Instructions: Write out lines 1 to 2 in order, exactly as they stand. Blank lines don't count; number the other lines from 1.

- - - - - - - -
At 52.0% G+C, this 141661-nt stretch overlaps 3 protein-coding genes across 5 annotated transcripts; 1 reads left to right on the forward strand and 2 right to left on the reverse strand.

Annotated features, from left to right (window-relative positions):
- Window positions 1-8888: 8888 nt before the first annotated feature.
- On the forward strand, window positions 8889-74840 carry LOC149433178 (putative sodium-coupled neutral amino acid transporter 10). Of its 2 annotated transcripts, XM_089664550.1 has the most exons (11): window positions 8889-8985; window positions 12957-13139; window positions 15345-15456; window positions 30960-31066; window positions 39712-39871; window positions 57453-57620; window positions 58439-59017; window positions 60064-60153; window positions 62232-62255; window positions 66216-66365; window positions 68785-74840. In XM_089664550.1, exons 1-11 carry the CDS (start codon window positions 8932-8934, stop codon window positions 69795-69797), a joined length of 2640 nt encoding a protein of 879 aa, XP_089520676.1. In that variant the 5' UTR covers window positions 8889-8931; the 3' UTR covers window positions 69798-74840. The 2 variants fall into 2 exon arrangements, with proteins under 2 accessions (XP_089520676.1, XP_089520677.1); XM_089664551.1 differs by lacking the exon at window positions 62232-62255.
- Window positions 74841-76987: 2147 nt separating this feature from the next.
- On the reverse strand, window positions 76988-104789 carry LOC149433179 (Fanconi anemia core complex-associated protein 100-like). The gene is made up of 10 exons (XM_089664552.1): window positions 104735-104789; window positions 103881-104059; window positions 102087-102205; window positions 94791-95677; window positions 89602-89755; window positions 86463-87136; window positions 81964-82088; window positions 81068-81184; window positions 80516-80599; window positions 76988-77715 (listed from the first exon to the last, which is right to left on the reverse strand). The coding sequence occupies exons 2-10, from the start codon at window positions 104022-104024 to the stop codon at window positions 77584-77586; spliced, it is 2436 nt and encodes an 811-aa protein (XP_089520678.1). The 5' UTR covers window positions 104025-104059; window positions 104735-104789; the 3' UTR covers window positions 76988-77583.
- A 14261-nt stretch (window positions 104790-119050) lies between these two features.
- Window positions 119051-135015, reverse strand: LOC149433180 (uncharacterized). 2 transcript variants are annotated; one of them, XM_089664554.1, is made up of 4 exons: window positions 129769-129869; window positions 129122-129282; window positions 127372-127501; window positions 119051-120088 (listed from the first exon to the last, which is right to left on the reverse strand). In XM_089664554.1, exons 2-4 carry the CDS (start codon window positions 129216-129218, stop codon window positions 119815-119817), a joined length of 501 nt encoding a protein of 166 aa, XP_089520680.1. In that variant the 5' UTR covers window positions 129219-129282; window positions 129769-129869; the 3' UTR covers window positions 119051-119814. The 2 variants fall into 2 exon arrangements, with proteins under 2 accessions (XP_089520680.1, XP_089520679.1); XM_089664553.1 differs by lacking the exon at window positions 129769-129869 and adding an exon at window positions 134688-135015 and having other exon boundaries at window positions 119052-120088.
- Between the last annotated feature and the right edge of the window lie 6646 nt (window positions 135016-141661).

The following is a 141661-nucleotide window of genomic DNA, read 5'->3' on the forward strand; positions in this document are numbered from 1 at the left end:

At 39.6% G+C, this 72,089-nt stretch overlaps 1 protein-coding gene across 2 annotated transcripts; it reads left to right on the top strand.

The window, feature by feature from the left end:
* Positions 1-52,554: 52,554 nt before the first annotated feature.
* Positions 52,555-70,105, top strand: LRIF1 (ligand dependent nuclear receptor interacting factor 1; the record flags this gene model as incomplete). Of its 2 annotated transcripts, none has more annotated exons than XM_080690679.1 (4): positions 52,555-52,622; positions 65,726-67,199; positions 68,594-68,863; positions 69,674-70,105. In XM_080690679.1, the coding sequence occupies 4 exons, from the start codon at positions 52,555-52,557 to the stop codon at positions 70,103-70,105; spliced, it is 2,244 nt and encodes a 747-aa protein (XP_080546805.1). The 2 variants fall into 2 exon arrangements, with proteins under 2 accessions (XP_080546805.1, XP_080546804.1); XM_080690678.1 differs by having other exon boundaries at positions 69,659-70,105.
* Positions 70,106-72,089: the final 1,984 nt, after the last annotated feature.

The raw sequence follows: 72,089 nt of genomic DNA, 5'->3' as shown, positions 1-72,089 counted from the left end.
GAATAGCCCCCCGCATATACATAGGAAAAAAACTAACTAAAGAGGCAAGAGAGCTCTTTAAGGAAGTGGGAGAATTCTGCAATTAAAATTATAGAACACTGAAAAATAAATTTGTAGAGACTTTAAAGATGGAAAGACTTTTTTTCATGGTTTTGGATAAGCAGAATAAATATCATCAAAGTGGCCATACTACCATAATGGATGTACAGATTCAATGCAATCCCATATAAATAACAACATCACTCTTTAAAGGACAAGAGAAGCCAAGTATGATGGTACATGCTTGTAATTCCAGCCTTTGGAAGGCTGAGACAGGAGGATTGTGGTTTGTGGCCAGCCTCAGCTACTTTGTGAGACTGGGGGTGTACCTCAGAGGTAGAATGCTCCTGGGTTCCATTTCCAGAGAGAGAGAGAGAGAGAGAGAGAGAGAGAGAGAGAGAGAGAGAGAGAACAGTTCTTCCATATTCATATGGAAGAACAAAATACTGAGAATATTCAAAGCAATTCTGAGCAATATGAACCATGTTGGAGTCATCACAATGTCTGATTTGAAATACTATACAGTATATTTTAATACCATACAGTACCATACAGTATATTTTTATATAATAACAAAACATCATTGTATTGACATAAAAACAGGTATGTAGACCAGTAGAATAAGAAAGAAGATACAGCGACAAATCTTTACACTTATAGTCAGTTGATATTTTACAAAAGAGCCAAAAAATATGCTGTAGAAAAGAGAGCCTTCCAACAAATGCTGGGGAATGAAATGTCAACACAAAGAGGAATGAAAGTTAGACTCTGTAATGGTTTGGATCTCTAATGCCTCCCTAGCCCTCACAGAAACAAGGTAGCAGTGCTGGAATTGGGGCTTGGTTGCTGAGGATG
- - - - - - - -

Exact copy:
At 52.0% G+C, this 141661-nt stretch overlaps 3 protein-coding genes across 5 annotated transcripts; 1 reads left to right on the forward strand and 2 right to left on the reverse strand.

Annotated features, from left to right (window-relative positions):